Every year, I set an intention for my yoga practice that I bring to the mat every time I take a class or do my home practice. Last year, it was “Listening with the whole body.” In 2008, it was “discovery” and empowering my brother’s health.
This year, my intention is a kind of mantra that I repeat silently to myself: “Mike, don’t work so hard.”
I’ve been practicing yoga for six years, often with explicit goals, like “changing my life,” “managing my depression,” “improving flexibillty,” — and the list goes on. Any when I come up against my limits, whether physical, mental, spiritual, whatever, my instinct is to try harder, to redouble my efforts, to suck it up. But that approach does not necessarily get the results that I want. Yoga is different than Western disciplines and sports in that it requires that you be present in the moment, dwelling in the body as it is now, aware of the present. If I am constantly measuring my posture against some ideal or counting how long I can hold headstand, I am not fully grounded in the moment.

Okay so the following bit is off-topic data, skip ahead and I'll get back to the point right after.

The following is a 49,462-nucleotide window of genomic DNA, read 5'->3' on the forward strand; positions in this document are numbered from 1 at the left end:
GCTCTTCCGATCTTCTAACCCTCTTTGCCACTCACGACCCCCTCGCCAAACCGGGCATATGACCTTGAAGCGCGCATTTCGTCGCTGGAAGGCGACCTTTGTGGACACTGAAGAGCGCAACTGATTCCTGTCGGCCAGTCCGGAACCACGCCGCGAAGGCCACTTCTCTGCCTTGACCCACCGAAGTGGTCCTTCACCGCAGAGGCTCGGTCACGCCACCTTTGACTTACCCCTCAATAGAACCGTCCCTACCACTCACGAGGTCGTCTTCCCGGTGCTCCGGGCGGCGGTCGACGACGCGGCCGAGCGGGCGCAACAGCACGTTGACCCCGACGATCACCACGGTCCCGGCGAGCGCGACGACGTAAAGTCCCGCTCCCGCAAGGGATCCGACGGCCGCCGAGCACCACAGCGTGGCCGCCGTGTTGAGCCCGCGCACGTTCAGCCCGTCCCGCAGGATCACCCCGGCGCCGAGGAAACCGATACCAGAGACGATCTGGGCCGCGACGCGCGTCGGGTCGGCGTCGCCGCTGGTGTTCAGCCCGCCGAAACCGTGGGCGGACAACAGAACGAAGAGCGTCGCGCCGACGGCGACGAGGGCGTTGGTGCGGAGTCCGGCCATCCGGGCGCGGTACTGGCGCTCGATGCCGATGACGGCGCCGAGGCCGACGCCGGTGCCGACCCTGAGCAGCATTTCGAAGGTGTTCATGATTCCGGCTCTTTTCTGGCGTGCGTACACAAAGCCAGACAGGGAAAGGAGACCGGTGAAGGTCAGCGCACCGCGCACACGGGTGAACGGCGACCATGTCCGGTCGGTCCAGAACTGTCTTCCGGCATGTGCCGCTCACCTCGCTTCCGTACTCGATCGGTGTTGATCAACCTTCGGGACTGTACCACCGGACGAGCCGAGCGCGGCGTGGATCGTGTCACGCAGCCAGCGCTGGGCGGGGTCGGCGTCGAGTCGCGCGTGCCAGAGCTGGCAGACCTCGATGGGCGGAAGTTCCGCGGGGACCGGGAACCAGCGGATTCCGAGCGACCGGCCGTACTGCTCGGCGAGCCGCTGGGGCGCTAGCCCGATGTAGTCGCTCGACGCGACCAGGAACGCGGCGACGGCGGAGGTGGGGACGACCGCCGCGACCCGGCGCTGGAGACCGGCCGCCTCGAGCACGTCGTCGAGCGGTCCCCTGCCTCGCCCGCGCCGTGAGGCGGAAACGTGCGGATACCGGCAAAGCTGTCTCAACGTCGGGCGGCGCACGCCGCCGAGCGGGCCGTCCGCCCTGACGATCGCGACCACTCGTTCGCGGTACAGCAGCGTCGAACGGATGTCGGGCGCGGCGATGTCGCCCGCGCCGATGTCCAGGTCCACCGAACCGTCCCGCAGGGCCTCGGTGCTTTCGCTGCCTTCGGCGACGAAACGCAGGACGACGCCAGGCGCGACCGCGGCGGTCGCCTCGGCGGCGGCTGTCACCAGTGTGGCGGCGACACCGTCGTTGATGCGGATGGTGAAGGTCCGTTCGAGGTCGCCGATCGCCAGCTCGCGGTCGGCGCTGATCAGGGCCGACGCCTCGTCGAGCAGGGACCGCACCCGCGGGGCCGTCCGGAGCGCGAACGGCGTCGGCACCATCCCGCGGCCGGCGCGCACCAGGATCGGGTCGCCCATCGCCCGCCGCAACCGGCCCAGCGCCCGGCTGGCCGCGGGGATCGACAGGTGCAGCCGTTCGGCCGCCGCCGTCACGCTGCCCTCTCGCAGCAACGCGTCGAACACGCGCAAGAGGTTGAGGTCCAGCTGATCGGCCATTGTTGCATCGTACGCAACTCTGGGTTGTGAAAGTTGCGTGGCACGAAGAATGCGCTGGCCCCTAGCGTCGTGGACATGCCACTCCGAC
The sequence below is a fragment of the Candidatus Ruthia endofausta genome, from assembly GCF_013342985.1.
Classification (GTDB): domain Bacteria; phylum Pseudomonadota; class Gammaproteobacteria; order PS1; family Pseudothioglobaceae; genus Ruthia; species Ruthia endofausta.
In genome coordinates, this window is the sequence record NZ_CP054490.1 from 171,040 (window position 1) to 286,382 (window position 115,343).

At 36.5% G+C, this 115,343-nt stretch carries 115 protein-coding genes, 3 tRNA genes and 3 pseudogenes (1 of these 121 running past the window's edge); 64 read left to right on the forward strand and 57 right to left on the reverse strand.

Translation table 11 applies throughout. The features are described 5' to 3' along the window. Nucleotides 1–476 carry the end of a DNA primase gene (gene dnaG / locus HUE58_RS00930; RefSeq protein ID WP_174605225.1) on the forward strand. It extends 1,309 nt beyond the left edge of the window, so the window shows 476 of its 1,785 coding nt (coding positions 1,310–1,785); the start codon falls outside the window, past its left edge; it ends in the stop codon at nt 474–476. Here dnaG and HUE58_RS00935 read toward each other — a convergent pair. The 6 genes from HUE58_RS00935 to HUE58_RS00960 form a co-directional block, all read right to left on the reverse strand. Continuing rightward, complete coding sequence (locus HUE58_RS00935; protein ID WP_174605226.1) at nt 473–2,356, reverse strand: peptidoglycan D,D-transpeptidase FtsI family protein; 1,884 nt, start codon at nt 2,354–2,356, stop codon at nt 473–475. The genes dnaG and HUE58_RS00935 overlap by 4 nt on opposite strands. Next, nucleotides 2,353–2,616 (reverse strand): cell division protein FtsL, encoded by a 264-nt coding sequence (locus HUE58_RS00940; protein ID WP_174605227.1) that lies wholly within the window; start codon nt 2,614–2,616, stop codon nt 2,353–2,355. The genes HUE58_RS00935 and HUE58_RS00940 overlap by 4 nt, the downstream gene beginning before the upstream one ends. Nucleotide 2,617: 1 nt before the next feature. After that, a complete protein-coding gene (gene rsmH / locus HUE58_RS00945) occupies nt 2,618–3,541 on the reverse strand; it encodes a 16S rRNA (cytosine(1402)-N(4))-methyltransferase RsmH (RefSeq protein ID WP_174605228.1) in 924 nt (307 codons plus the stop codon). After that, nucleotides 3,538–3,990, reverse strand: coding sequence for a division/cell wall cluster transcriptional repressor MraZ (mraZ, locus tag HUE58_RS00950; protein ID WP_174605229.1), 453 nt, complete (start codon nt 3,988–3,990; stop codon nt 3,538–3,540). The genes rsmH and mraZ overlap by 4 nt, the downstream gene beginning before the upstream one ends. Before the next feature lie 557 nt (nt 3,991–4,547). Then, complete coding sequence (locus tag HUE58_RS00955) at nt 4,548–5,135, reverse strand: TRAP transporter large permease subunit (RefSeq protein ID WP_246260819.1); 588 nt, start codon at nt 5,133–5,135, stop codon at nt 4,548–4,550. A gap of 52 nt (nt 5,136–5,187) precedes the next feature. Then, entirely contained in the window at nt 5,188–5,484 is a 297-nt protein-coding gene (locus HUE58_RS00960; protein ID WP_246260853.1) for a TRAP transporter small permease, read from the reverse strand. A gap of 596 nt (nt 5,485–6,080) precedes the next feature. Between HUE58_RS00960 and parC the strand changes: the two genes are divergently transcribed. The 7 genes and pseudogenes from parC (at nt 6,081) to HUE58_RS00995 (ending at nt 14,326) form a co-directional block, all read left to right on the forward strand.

There will be times when I want to explore my edges, as during the Desirée Rumbaugh or Brian Kest workshops, or trying a pose that I had never attempted before. That’s fine. But I also need to find the ease and grace that allows me to fully inhabit my body as it is here and now. At my recent workshops, I became aware of what could be called “black holes” in my body — areas that I could not touch or access so I could not move past them to attain certain poses because I could not exert any power or control over my “black holes.” Pushing hard does not do anything.
What’s required at this stage of my practice is to pause, pull back and focus on determining the topography of my “black holes.” I have to let yoga itself show me the way, let yoga do the work. I don’t have to “work harder,” but sit back in patience, ready for a new compass to guide me forward.